fbpx

Autumn Statement: Stef & Church Action on Poverty’s response

This is Church Action on Poverty's response to the 2023 Autumn Statement, from campaigner, researcher and writer Stef Benstead.

Stef is a trustee for Church Action on Poverty, author of Second Class Citizens: The Treatment of Disabled People in Austerity Britain, and a member of Manchester Poverty Truth Commission.

Church Action on Poverty's logo, beside a headshot of Stef Benstead

The Government has yet again come up with policy ideas that don’t match the reality of benefit recipients’ lives. Some of what they say sounds good until you realise what the actual issues are. Some of it only sounds good if you think that the right way to help people is to punish them into doing what you want.

A lot of it is very frustrating to anyone who has read the Government’s own research, because their policies tend to be the opposite of what their research says.

Aerial view of Houses of Parliament

Government needs to learn the realities of Universal Credit

The Government is saying it will kick people off all support, if they are on an open-ended sanction for six months and don’t get any money for housing or other issues in their Universal Credit. In their head, I imagine they are thinking of young adults living with their parents, and these young adults are just not bothering to look for work. 

Actually a lot of these young people may already not be claiming benefits at all! Instead the people the Government are talking about could be people who are living in temporary accommodation, B&Bs, hostels, refuges, or sheltered or supported accommodation. They might be sick or disabled, but not have this recognised by Universal Credit because they’re not deemed ill or disabled enough. They might have shared caring duties, but again not have it recognised by Universal Credit because the other carer is claiming those duties on their benefits.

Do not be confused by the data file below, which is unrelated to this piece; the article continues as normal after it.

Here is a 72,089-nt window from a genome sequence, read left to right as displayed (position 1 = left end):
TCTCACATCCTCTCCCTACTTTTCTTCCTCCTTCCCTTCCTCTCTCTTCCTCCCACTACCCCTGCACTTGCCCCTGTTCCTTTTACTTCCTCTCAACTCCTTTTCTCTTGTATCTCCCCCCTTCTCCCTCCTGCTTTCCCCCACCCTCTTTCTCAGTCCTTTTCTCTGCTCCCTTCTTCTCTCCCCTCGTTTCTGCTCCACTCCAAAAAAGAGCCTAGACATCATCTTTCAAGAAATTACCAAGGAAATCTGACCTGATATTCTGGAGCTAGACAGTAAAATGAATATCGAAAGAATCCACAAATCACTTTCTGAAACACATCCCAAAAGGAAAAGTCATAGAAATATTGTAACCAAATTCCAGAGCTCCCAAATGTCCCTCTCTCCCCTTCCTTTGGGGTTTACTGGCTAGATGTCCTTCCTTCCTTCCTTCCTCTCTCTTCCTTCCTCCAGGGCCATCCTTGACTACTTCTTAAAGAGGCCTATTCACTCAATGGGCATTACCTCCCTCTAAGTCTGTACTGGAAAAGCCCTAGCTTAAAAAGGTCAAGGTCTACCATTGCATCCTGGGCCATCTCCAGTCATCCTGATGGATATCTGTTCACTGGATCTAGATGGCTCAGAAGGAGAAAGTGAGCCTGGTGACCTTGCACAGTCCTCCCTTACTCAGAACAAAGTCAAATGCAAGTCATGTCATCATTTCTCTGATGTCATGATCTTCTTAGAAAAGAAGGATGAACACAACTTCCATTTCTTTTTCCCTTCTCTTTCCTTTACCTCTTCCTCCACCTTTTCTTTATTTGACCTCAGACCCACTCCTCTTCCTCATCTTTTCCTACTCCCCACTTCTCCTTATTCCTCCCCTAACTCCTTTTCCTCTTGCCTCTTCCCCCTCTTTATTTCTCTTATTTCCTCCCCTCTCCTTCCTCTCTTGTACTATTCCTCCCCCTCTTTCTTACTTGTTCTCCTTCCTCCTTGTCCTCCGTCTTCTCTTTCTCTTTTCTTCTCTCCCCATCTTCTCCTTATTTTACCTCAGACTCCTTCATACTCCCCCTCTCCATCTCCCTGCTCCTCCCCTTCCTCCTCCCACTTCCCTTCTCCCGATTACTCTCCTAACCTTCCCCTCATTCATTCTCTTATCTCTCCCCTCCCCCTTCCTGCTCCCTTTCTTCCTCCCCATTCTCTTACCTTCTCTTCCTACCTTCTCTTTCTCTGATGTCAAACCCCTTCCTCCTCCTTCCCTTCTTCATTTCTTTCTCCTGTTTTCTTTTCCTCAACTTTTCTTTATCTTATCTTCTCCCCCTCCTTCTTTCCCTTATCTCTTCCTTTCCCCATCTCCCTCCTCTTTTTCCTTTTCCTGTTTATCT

Precisely because their extra challenges aren’t recognised by Universal Credit, these people can be some of our most vulnerable. And now the Government is saying it wants to make these people’s lives even harder by kicking them off benefits completely, just because the challenges of their lives make it difficult for them to do anything and everything a work coach might decide to impose on them.

A screenshot of the Universal Credit website

Government has responsibilities

The Government wants to force people to take unpaid work placements at private companies. The Government tried this ten years ago, and it went down really badly. The public objected to the idea that private companies should profit off forced labour in this way, and that jobseekers should be forced to take low-skill, entry-level activity instead of doing meaningful activity like volunteering. It is crazy that the Government is trying to reintroduce such a bad idea.

The whole ethos of Government ought to be about building an economy with enough jobs and where jobs are decent, and where we look after people rather than making people’s lives as poor and miserable as possible in the belief that this will somehow create enough jobs, and the right sorts of jobs, in the right places. Government likes to talk about rights and responsibilities – let’s talk about the Government’s responsibility to make sure there is a decent standard of living for everyone.

Government should value volunteering

For people seeking work, I’d love to see a Government that valued and prioritised volunteering. One option would be for the Government to treat every hour of volunteering as two hours’ of jobsearch when it comes to applying conditions to jobseekers. This would recognise that people want to work and want to make a meaningful contribution to their community and society. It would recognise that actually, doing 35 hours of jobsearch every week for weeks on end is pretty meaningless and de-skilling, and helps no-one.